Leaders of the ruling Awami League have been able to spot a very good opportunity to thrust the agitating BNP into a narrow lane from the political highway, as its supremo Begum Khaleda Zia has returned to her residence after being granted bail in two corruption cases.
On January 5, she announced that she would not return to her residence from her party’s Gulshan office unless the “illegitimate” government allowed her to hold a protest meeting in Paltan maidan.
She was behaving in that way so that the court would send her to jail for flouting the orders of the judiciary. Khaleda Zia’s imprisonment would definitely give the BNP and its allies some political mileage, as the BNP chief is earning huge public support at the moment.
The ruling party leaders and police officials have, on several occasions, said in public that they would provide all necessary support to Khaleda Zia if she agreed to return to her residence from the party office where she had stayed since January 5 and coordinated the “movement” (the hartals and blockade that resulted in numerous petrol bombs attacks).
After a long game of cat-and-mouse, Khaleda Zia returned to her residence on April 5. Commerce Minister Tofail Ahmed and Food Minister Qamrul Islam immediately seized the opportunity the Awami League had been looking for, raising a basic question on the justification of the BNP’s “violent politics” that killed over 120 people, caused immense loss to the economy, and brought the entire nation to its knees through a marathon blockade and intermittent hartals.
The two ministers asked: “Why has she killed so many people in the name of hartals and blockades if she goes to the court and returns to her house?” They added: “Khaleda Zia must shoulder the responsibility for the murder of those 120 people.”
So, it is easily understandable why the AL was so co-operative in sending Khaleda Zia to her residence. Sheikh Hasina’s city polls card has already put a damper on the so-called movement of the BNP-led 20-party alliance.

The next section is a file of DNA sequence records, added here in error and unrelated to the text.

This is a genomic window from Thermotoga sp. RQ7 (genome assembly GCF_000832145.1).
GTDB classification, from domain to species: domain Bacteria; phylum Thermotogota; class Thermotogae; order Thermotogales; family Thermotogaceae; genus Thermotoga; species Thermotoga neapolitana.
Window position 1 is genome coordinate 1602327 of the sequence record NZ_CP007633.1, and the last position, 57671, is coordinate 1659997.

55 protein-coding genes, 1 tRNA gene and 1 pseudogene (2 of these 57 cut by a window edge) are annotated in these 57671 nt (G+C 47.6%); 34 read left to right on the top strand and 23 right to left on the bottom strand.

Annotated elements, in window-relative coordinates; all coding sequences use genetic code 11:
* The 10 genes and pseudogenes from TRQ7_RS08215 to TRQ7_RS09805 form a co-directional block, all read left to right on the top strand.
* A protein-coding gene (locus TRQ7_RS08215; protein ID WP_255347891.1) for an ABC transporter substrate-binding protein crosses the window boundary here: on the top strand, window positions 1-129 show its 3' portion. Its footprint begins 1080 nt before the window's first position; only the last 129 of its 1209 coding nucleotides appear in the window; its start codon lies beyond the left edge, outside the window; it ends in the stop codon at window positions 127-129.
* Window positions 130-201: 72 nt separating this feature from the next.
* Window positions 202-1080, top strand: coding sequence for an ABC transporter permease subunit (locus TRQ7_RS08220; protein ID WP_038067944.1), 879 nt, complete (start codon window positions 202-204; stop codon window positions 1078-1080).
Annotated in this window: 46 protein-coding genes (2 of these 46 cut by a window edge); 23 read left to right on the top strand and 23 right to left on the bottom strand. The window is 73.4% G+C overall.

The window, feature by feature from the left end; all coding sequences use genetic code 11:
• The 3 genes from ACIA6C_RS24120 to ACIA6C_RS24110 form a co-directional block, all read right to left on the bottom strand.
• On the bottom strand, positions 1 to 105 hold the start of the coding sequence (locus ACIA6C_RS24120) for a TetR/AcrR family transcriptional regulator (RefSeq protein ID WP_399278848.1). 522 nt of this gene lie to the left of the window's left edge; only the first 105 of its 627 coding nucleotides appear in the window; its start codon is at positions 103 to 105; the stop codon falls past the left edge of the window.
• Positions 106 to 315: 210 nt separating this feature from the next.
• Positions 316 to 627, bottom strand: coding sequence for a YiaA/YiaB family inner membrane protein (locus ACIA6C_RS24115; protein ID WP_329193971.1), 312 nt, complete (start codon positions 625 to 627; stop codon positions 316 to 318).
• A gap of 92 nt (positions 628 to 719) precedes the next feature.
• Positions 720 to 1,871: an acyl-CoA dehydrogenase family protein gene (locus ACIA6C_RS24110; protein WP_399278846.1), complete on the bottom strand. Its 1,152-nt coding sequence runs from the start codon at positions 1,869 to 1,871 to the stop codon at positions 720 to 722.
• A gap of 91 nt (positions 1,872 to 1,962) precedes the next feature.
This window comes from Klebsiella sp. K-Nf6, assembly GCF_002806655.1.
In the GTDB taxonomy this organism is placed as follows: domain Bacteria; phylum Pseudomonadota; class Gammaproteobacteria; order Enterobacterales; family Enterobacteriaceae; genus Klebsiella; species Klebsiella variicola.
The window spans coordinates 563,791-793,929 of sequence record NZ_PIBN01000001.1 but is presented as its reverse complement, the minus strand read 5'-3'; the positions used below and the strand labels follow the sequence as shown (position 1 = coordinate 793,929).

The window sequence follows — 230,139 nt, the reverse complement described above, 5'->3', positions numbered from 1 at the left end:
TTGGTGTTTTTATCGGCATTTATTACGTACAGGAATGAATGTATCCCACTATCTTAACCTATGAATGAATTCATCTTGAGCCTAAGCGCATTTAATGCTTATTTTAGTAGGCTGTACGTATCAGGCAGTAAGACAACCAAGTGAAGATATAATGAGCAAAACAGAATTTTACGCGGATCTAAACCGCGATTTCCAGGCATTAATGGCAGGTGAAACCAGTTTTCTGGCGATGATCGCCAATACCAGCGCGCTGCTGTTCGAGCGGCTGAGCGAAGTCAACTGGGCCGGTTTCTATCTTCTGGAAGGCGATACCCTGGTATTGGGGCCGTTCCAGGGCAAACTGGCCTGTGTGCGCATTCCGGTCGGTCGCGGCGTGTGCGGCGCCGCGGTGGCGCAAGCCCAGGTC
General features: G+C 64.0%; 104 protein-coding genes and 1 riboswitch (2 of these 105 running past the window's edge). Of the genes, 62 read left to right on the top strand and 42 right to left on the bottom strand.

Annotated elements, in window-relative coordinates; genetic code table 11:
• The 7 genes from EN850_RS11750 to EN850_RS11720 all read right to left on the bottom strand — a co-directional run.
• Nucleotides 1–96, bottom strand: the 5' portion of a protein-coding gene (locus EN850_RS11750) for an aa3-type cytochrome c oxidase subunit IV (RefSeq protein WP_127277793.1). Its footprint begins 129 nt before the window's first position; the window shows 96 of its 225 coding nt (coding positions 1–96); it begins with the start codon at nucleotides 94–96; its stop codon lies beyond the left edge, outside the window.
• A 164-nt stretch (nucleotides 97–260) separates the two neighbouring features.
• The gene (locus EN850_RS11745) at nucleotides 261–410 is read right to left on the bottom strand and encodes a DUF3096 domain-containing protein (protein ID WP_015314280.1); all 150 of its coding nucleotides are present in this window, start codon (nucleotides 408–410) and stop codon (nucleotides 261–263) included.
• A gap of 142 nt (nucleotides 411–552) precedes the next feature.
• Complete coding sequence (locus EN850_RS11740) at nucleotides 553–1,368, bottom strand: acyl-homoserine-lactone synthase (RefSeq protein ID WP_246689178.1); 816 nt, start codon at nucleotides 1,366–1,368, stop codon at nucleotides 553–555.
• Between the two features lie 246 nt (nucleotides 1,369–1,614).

Many political insiders say that the AL befooled the BNP leadership by creating a “false pain.” How? The current political impasse started as the ruling party sent a message to the BNP leadership that they would crush the opposition by arresting Khaleda Zia by March or April for the Zia Orphanage Trust corruption case.
The BNP thinks the party will get battered in the absence of Khaleda Zia -- the 20-party alliance is centred on the BNP chief, not her self-exiled, controversy-laden son Tarique Rahman, who is not welcomed by anyone in the opposition.
The indefinite blockade supplemented by hartals was basically a counter-step by the opposition to make sure that Khaleda Zia was not arrested.
But, I think the AL has launched a propaganda campaign supporting Khaleda Zia’s arrest. The ruling party will not make that mistake until the BNP chief’s public support reaches the lowest point. The ruling party forced the BNP to launch its so-called “oust the government” movement to politically weaken the opposition so that they cannot stand in the way of the AL completing its full five-year tenure.
At least for now, the AL has the advantage in outfoxing the BNP, but the situation may reverse, given the government mishandles the city polls.
What the BNP has gained temporarily through this blockade and hartals is that its leaders can now propagate the idea that they had forced the government to backtrack from its decision to arrest Khaleda Zia. They think they have outfoxed the ruling party, claiming it as a success of their “movement.”
But the people are the best judges as to who has outfoxed whom.